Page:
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The Next Big Thing In Skin: Are Exosomes The Future of Anti-Aging?

By Megan Bedford

Microneedling and exosomes in skincare
In one approach, topical exosome formulations in a serum or gel are being applied to the surface of skin after a procedure like microneedling.
The use of exosomes in skincare as well as appearance treatments is being promoted as the cutting-edge next generation of aesthetics.

In appearance medicine, little has emerged to tackle the crown Botox, or similar botulinum toxin treatments, hold in popularity for helping minimise the lines and wrinkles that naturally form with age.

But with buzz afoot around a new treatment said to hold potential in age defying skin rejuvenation gaining coverage overseas, it’s fair to say we’re curious.

Exosomes and exosome therapy is dermatology’s newest hot topic, with an arresting premise – active ingredients culled from youthful tissues, used to transform your own. Exosomes are nanoparticles naturally released by cells in the human body.

For appearance, the idea is that isolated from a donor and applied topically or injected, exosomes might send signals to unhealthy cells, triggering them to regenerate, helping skin to behave like younger skin on a deep cellular level.

It’s gobsmacking stuff. Appearance and aesthetic experts say the potential is promising, but caution further research and long-term studies on the use of exosomes, including safety and efficacy, is crucial. Given the source of many exosomes in use – human stem cells – questions around ethics and parameters around how they are harvested for commercial aesthetic use may prove a barrier for many otherwise interested in fighting off the signs of ageing.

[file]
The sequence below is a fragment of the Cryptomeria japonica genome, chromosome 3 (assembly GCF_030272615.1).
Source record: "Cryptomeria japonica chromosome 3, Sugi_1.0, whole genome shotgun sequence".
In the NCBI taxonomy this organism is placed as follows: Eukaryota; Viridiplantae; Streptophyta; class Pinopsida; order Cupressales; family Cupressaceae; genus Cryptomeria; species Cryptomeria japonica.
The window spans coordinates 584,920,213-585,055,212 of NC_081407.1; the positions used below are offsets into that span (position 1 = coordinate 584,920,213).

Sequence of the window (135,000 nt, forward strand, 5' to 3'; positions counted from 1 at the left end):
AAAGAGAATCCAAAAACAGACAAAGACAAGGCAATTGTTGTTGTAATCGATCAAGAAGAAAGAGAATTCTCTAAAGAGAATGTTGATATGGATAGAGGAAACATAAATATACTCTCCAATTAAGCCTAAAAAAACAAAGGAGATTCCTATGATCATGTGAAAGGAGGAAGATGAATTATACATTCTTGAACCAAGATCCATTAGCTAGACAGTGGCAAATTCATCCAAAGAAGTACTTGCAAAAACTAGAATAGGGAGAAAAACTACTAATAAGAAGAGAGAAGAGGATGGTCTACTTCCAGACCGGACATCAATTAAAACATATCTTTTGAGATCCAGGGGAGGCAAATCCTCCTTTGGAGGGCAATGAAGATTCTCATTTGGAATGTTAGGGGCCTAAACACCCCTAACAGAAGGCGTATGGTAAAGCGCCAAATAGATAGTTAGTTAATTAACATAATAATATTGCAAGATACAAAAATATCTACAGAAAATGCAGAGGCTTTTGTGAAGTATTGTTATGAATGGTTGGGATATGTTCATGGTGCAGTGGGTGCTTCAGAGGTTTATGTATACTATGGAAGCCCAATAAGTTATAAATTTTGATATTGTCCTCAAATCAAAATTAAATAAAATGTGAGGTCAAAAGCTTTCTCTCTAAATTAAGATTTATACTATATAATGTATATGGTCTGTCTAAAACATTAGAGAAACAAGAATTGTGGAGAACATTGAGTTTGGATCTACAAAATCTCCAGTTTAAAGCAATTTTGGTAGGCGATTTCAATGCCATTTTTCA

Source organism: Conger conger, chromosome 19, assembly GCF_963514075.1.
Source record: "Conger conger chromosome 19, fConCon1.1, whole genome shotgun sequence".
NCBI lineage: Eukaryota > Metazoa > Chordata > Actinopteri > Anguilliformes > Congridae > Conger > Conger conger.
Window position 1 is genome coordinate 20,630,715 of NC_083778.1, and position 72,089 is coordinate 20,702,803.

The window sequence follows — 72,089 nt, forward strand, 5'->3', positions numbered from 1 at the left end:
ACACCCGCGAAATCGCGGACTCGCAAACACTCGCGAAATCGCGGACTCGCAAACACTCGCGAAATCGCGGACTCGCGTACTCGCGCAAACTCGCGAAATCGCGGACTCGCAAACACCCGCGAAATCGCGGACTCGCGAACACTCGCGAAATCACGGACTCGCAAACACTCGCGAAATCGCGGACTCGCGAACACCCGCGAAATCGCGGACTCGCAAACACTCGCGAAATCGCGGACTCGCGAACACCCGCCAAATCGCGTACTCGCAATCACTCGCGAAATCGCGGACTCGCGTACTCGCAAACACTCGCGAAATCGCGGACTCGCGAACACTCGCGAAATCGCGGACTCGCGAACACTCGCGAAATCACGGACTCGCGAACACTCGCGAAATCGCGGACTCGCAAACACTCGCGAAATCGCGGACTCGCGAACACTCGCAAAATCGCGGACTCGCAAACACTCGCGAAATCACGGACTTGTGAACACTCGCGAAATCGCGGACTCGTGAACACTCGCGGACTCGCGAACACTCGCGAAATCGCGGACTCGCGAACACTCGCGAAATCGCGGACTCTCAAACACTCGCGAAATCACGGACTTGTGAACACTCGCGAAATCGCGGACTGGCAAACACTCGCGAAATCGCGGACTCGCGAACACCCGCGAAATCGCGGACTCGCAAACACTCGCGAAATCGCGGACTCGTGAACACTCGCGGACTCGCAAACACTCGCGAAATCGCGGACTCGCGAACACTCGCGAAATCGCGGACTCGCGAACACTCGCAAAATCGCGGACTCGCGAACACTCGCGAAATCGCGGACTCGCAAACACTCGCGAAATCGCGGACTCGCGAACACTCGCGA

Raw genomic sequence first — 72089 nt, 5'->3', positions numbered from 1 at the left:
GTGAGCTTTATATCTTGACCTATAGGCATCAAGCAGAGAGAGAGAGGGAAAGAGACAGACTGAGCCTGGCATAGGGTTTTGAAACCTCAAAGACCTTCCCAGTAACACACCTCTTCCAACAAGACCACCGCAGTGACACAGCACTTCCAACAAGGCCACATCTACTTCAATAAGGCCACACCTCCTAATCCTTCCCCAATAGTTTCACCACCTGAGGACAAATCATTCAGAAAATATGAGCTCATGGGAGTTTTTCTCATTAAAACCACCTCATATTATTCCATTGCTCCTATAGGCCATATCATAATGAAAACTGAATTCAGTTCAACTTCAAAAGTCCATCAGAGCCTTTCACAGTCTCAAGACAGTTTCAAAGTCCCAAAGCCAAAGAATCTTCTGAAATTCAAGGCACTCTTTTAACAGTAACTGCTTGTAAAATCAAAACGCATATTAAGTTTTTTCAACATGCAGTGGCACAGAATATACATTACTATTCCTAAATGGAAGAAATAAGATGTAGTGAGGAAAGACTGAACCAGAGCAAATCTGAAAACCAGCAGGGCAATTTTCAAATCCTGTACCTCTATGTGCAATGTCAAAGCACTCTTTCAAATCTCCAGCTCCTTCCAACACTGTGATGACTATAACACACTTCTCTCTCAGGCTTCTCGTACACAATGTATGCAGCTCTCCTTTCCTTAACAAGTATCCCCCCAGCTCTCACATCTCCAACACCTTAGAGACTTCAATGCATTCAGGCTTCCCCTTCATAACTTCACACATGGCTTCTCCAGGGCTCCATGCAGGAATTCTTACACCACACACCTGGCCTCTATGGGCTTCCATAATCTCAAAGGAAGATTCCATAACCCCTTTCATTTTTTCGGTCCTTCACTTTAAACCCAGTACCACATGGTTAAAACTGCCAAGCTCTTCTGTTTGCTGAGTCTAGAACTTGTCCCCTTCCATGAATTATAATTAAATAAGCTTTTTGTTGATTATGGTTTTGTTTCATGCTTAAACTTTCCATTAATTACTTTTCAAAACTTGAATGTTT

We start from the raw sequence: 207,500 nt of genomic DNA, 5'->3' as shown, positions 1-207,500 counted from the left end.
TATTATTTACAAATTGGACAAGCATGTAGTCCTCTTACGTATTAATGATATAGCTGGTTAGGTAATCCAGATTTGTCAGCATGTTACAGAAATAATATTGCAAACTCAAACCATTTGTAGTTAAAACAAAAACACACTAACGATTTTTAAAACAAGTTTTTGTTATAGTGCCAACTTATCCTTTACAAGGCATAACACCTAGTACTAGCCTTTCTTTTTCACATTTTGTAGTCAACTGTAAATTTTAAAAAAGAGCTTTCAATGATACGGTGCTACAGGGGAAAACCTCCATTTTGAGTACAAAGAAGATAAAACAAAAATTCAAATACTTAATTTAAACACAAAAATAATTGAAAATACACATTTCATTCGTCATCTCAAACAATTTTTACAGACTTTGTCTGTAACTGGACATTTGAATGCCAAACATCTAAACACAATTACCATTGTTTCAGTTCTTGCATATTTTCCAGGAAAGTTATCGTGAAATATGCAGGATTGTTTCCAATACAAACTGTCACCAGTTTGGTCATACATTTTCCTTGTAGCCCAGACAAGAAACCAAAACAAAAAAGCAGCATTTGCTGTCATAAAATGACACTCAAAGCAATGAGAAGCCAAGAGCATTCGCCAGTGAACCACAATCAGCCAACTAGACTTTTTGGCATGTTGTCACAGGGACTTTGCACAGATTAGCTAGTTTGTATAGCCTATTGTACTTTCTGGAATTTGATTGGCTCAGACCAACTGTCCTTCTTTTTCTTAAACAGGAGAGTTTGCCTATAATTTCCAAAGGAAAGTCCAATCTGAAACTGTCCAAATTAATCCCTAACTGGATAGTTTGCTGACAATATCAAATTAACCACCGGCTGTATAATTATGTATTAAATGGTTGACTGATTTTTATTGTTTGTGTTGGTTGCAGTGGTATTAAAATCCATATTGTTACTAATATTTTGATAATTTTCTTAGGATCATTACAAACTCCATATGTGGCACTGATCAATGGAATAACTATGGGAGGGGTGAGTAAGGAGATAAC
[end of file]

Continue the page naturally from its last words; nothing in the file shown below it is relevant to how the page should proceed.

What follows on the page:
Proceeding with caution

They are available in some markets overseas by being included in skincare or applied during microneedling, yet exosome products and treatments are still considered experimental.

They are not widely available (or legal in many cases) with some limitations on their use and statements about what they can achieve. Not yet cleared or validated by the FDA in the US, it has cracked down on stem cell and exosome therapies being promoted. Some companies have been reprimanded by the FDA for promoting results that have not yet been substantiated by research.

The new NZ government has declared it will repeal the Therapeutic Products Act 2023, which currently leaves the precise status of exosomes to be determined.

However, given increasing discussion and attention globally, particularly emerging from South Korea, a hotbed of aesthetic development, it’s an area we’re likely to hear more about this year and beyond.

How exosomes work

Unlike other skincare ingredients that are derived from plants and nature or created in a lab, exosomes are most often taken directly from human or animal cells. Similar plant-sourced extracts, referred to in research as ‘plant-derived exosome-like nanoparticles’, are also being developed.

“Exosomes are super-tiny nano-sized vesicles (like micro packets) that are released by cells and contain a variety of proteins, lipids and genetic material such as mRNA and miRNA,” explains Dr Catherine Stone, who has owned and operated her The Face Place cosmedicine clinic for over 20 years.

“They essentially function as messengers between and within cells, and work by regulating gene expression, changing the micro-environment in the cells they are applied to, and inducing cell differentiation with the clinical intention of improving cell health.”

The appearance medicine expert, who spends much of her time staying abreast of industry developments and also works as a trainer for Allergan, makers of Botox and Juvéderm filler, says one drawcard of exosome use is that they are thought to not be easily recognised by the immune system, reducing the chance of rejection.

There are a significant number of uses being investigated in the medical field as well as in possibilities for treating skin.

Exosomes have been explored in regenerative medicine (in one study to repair cartilage around joints) as well as potential treatments for neurological, cardiovascular and degenerative disorders … and even the potential of early diagnosis of cancer through saliva, blood or plasma.